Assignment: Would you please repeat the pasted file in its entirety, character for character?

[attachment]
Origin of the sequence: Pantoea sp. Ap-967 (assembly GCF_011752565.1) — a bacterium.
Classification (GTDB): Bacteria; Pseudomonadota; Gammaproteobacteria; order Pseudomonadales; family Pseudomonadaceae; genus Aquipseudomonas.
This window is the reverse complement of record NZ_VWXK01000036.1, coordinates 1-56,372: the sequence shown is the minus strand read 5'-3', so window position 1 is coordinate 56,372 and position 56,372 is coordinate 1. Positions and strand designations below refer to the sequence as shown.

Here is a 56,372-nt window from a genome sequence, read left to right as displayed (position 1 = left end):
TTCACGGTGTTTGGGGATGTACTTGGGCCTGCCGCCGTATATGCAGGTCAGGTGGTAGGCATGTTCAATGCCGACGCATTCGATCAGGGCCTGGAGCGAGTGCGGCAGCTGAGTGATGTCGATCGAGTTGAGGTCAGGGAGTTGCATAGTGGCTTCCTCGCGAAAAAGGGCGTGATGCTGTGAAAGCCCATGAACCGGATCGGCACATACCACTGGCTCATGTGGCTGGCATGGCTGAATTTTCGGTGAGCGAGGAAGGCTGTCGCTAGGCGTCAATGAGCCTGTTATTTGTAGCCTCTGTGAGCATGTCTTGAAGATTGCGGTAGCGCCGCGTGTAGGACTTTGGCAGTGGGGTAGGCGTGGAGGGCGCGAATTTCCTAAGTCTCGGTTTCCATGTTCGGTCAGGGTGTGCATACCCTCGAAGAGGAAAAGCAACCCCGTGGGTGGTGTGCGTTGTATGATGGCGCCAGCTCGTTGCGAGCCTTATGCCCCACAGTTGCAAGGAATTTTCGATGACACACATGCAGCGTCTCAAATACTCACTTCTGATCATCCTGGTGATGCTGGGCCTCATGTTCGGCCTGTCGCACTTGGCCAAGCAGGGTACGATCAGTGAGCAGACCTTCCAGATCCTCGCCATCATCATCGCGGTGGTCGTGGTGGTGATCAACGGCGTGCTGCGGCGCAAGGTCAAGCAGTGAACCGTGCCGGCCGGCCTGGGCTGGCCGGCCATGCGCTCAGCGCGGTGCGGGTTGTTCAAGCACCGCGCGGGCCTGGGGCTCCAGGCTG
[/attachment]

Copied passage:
Origin of the sequence: Pantoea sp. Ap-967 (assembly GCF_011752565.1) — a bacterium.
Classification (GTDB): Bacteria; Pseudomonadota; Gammaproteobacteria; order Pseudomonadales; family Pseudomonadaceae; genus Aquipseudomonas.
This window is the reverse complement of record NZ_VWXK01000036.1, coordinates 1-56,372: the sequence shown is the minus strand read 5'-3', so window position 1 is coordinate 56,372 and position 56,372 is coordinate 1. Positions and strand designations below refer to the sequence as shown.

Here is a 56,372-nt window from a genome sequence, read left to right as displayed (position 1 = left end):
TTCACGGTGTTTGGGGATGTACTTGGGCCTGCCGCCGTATATGCAGGTCAGGTGGTAGGCATGTTCAATGCCGACGCATTCGATCAGGGCCTGGAGCGAGTGCGGCAGCTGAGTGATGTCGATCGAGTTGAGGTCAGGGAGTTGCATAGTGGCTTCCTCGCGAAAAAGGGCGTGATGCTGTGAAAGCCCATGAACCGGATCGGCACATACCACTGGCTCATGTGGCTGGCATGGCTGAATTTTCGGTGAGCGAGGAAGGCTGTCGCTAGGCGTCAATGAGCCTGTTATTTGTAGCCTCTGTGAGCATGTCTTGAAGATTGCGGTAGCGCCGCGTGTAGGACTTTGGCAGTGGGGTAGGCGTGGAGGGCGCGAATTTCCTAAGTCTCGGTTTCCATGTTCGGTCAGGGTGTGCATACCCTCGAAGAGGAAAAGCAACCCCGTGGGTGGTGTGCGTTGTATGATGGCGCCAGCTCGTTGCGAGCCTTATGCCCCACAGTTGCAAGGAATTTTCGATGACACACATGCAGCGTCTCAAATACTCACTTCTGATCATCCTGGTGATGCTGGGCCTCATGTTCGGCCTGTCGCACTTGGCCAAGCAGGGTACGATCAGTGAGCAGACCTTCCAGATCCTCGCCATCATCATCGCGGTGGTCGTGGTGGTGATCAACGGCGTGCTGCGGCGCAAGGTCAAGCAGTGAACCGTGCCGGCCGGCCTGGGCTGGCCGGCCATGCGCTCAGCGCGGTGCGGGTTGTTCAAGCACCGCGCGGGCCTGGGGCTCCAGGCTG